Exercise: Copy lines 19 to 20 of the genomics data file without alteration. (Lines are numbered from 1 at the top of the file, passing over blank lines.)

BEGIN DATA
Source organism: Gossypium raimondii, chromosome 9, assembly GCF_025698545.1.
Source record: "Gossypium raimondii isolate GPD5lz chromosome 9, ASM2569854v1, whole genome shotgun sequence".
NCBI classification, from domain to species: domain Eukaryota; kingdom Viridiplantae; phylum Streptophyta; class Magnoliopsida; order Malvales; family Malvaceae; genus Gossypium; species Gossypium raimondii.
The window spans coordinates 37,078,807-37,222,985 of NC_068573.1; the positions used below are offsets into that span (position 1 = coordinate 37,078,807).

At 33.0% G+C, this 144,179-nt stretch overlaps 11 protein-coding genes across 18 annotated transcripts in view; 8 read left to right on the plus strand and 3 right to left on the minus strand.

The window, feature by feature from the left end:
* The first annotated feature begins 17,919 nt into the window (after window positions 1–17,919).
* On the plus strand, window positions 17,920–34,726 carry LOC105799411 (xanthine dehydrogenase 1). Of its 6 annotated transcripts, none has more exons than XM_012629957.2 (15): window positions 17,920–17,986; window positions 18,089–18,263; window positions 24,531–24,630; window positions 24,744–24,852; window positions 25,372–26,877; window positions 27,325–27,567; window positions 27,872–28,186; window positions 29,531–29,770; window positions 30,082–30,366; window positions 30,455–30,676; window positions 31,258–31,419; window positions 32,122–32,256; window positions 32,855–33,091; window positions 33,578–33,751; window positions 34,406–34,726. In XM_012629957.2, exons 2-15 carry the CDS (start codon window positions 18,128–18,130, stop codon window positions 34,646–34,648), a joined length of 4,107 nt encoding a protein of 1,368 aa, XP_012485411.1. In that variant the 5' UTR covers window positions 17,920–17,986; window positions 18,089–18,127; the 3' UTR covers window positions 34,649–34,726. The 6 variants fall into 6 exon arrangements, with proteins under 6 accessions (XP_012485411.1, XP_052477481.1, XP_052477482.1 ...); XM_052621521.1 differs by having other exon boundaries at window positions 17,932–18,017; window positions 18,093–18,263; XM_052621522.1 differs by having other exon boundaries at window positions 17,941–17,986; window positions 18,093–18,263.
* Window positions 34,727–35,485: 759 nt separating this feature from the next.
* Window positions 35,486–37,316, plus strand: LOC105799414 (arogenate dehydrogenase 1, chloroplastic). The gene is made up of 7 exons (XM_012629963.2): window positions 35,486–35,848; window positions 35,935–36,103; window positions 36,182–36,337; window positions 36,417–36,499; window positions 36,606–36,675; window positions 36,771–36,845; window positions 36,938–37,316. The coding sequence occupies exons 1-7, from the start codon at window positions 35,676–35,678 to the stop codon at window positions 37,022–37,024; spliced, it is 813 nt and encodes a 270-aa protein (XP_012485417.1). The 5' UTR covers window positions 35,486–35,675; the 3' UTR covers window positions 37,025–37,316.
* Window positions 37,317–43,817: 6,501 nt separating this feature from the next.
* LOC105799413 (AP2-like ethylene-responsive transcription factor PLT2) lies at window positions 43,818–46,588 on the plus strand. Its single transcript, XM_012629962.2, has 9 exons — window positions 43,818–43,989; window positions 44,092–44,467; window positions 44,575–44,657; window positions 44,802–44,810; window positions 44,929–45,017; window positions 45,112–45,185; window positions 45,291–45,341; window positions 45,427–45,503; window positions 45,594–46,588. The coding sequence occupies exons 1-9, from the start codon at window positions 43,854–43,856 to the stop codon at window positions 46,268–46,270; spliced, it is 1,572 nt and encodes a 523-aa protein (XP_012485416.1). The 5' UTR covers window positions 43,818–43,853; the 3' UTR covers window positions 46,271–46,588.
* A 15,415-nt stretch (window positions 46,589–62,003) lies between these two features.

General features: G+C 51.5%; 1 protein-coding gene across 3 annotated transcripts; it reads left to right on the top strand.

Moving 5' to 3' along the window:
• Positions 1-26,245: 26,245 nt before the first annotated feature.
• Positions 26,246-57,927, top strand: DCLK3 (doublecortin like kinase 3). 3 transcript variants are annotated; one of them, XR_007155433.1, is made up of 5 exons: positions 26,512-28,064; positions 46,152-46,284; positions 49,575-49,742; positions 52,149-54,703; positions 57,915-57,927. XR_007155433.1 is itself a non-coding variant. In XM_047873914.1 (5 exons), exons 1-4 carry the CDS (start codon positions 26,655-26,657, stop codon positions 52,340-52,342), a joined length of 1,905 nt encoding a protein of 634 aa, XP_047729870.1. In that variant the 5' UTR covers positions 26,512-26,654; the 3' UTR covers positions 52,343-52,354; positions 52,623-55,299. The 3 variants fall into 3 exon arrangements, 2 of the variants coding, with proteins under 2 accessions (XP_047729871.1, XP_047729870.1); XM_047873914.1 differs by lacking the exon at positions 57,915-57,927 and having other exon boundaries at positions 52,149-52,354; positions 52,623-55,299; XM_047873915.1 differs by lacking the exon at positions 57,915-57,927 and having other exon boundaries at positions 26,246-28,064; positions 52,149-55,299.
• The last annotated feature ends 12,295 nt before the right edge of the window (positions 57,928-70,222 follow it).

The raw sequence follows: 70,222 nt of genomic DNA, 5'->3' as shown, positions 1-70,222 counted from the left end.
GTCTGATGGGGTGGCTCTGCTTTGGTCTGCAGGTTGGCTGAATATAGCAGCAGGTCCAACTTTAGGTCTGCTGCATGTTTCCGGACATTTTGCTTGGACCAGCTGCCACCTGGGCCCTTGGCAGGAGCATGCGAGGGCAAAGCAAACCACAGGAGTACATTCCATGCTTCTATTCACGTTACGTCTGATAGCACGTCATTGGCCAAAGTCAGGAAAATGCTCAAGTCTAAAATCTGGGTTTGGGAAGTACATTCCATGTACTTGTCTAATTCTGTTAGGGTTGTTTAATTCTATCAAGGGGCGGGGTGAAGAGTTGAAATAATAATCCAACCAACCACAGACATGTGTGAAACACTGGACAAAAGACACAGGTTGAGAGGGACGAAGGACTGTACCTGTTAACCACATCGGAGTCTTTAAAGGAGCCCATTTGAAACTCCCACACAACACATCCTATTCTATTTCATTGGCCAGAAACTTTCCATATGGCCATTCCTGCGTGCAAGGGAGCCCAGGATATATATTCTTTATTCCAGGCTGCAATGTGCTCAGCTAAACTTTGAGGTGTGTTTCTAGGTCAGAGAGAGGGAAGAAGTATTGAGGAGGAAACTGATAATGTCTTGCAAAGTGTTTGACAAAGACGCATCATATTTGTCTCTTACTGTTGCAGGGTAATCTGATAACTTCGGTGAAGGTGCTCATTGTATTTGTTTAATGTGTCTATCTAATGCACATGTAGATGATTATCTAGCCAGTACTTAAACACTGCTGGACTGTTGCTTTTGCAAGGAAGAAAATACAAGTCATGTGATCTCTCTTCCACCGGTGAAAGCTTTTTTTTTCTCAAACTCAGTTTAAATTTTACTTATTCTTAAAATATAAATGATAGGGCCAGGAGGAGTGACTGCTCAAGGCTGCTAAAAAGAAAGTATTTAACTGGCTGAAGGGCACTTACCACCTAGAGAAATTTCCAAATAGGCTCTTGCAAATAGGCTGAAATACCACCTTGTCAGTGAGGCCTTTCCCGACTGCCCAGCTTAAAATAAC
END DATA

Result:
The raw sequence follows: 70,222 nt of genomic DNA, 5'->3' as shown, positions 1-70,222 counted from the left end.
GTCTGATGGGGTGGCTCTGCTTTGGTCTGCAGGTTGGCTGAATATAGCAGCAGGTCCAACTTTAGGTCTGCTGCATGTTTCCGGACATTTTGCTTGGACCAGCTGCCACCTGGGCCCTTGGCAGGAGCATGCGAGGGCAAAGCAAACCACAGGAGTACATTCCATGCTTCTATTCACGTTACGTCTGATAGCACGTCATTGGCCAAAGTCAGGAAAATGCTCAAGTCTAAAATCTGGGTTTGGGAAGTACATTCCATGTACTTGTCTAATTCTGTTAGGGTTGTTTAATTCTATCAAGGGGCGGGGTGAAGAGTTGAAATAATAATCCAACCAACCACAGACATGTGTGAAACACTGGACAAAAGACACAGGTTGAGAGGGACGAAGGACTGTACCTGTTAACCACATCGGAGTCTTTAAAGGAGCCCATTTGAAACTCCCACACAACACATCCTATTCTATTTCATTGGCCAGAAACTTTCCATATGGCCATTCCTGCGTGCAAGGGAGCCCAGGATATATATTCTTTATTCCAGGCTGCAATGTGCTCAGCTAAACTTTGAGGTGTGTTTCTAGGTCAGAGAGAGGGAAGAAGTATTGAGGAGGAAACTGATAATGTCTTGCAAAGTGTTTGACAAAGACGCATCATATTTGTCTCTTACTGTTGCAGGGTAATCTGATAACTTCGGTGAAGGTGCTCATTGTATTTGTTTAATGTGTCTATCTAATGCACATGTAGATGATTATCTAGCCAGTACTTAAACACTGCTGGACTGTTGCTTTTGCAAGGAAGAAAATACAAGTCATGTGATCTCTCTTCCACCGGTGAAAGCTTTTTTTTTCTCAAACTCAGTTTAAATTTTACTTATTCTTAAAATATAAATGATAGGGCCAGGAGGAGTGACTGCTCAAGGCTGCTAAAAAGAAAGTATTTAACTGGCTGAAGGGCACTTACCACCTAGAGAAATTTCCAAATAGGCTCTTGCAAATAGGCTGAAATACCACCTTGTCAGTGAGGCCTTTCCCGACTGCCCAGCTTAAAATAAC